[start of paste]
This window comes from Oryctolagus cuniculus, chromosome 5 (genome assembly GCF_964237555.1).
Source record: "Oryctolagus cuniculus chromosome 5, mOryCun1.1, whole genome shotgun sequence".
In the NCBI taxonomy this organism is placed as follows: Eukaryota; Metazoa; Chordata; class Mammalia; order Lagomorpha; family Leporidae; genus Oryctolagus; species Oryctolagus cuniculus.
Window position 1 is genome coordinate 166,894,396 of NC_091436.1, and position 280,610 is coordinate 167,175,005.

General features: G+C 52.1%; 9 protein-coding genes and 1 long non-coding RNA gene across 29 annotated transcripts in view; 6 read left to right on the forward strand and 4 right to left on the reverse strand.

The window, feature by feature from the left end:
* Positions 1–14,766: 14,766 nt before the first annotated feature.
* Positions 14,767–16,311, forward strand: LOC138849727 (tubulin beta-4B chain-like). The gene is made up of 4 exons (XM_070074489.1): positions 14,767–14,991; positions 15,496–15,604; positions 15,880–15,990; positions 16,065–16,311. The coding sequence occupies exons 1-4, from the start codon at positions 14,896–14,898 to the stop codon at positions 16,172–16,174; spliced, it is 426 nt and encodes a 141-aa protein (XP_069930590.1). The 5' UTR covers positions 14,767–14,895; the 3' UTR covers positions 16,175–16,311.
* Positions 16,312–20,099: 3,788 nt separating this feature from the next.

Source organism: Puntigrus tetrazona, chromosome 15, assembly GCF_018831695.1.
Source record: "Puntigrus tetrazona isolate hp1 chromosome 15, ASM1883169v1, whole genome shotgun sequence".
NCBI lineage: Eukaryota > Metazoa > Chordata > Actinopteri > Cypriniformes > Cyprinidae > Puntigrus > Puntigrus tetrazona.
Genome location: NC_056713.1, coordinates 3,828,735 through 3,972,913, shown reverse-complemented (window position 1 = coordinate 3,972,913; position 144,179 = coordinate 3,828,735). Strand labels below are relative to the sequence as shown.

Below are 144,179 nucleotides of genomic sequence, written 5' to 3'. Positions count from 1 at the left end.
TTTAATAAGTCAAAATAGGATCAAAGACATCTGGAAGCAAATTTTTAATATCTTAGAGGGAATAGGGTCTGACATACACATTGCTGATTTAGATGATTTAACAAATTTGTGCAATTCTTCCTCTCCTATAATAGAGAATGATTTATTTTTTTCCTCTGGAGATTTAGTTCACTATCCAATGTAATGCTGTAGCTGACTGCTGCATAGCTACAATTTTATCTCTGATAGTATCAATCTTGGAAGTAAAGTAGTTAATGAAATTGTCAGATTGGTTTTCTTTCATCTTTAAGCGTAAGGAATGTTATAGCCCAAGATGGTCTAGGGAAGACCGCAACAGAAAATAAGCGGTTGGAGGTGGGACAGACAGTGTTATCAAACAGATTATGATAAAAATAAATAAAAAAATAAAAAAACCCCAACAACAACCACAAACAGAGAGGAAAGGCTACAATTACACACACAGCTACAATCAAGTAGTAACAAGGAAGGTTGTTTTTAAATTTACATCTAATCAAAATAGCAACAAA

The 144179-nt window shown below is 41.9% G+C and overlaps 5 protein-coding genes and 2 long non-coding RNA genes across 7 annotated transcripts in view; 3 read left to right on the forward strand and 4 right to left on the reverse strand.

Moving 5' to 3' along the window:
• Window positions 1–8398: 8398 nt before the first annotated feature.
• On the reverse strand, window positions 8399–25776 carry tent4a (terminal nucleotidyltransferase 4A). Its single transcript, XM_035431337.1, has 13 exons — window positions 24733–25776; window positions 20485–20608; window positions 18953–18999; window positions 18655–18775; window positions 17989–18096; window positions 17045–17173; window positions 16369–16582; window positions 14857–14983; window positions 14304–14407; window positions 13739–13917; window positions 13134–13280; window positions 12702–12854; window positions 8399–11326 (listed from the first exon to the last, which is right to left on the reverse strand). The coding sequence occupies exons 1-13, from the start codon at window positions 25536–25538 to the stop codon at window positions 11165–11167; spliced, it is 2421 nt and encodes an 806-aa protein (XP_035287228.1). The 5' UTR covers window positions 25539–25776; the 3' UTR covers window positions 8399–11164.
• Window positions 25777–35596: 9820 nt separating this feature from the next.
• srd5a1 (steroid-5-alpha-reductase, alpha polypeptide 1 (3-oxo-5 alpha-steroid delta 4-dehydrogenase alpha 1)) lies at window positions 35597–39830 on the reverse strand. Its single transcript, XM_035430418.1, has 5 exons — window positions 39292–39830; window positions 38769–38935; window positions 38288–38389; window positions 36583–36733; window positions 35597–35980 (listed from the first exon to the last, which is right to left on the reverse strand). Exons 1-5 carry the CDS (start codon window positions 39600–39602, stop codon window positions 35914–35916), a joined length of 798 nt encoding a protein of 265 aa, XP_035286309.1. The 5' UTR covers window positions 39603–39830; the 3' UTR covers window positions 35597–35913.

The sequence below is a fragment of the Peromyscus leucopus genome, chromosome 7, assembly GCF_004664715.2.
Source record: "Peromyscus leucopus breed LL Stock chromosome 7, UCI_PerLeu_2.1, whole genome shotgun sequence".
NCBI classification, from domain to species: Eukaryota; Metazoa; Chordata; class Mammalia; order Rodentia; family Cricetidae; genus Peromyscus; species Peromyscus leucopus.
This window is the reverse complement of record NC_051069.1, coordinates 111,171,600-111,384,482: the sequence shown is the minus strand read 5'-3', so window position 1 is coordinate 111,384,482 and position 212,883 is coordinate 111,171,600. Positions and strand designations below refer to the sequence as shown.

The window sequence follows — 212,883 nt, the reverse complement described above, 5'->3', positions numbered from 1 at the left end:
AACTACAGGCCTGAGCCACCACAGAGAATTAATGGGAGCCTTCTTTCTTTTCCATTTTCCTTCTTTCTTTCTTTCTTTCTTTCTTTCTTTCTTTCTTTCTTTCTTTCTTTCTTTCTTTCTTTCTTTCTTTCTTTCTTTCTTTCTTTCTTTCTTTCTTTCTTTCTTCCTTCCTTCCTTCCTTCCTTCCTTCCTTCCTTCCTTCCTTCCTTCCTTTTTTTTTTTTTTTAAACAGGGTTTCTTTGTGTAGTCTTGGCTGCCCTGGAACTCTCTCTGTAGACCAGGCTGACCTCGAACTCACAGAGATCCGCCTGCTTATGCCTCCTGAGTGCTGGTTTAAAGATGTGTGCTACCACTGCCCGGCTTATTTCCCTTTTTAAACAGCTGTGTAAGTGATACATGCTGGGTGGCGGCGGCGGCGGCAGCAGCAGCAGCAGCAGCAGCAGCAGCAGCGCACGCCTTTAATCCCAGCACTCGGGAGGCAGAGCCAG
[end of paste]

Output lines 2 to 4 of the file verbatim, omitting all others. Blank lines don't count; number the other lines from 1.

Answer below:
Source record: "Oryctolagus cuniculus chromosome 5, mOryCun1.1, whole genome shotgun sequence".
In the NCBI taxonomy this organism is placed as follows: Eukaryota; Metazoa; Chordata; class Mammalia; order Lagomorpha; family Leporidae; genus Oryctolagus; species Oryctolagus cuniculus.
Window position 1 is genome coordinate 166,894,396 of NC_091436.1, and position 280,610 is coordinate 167,175,005.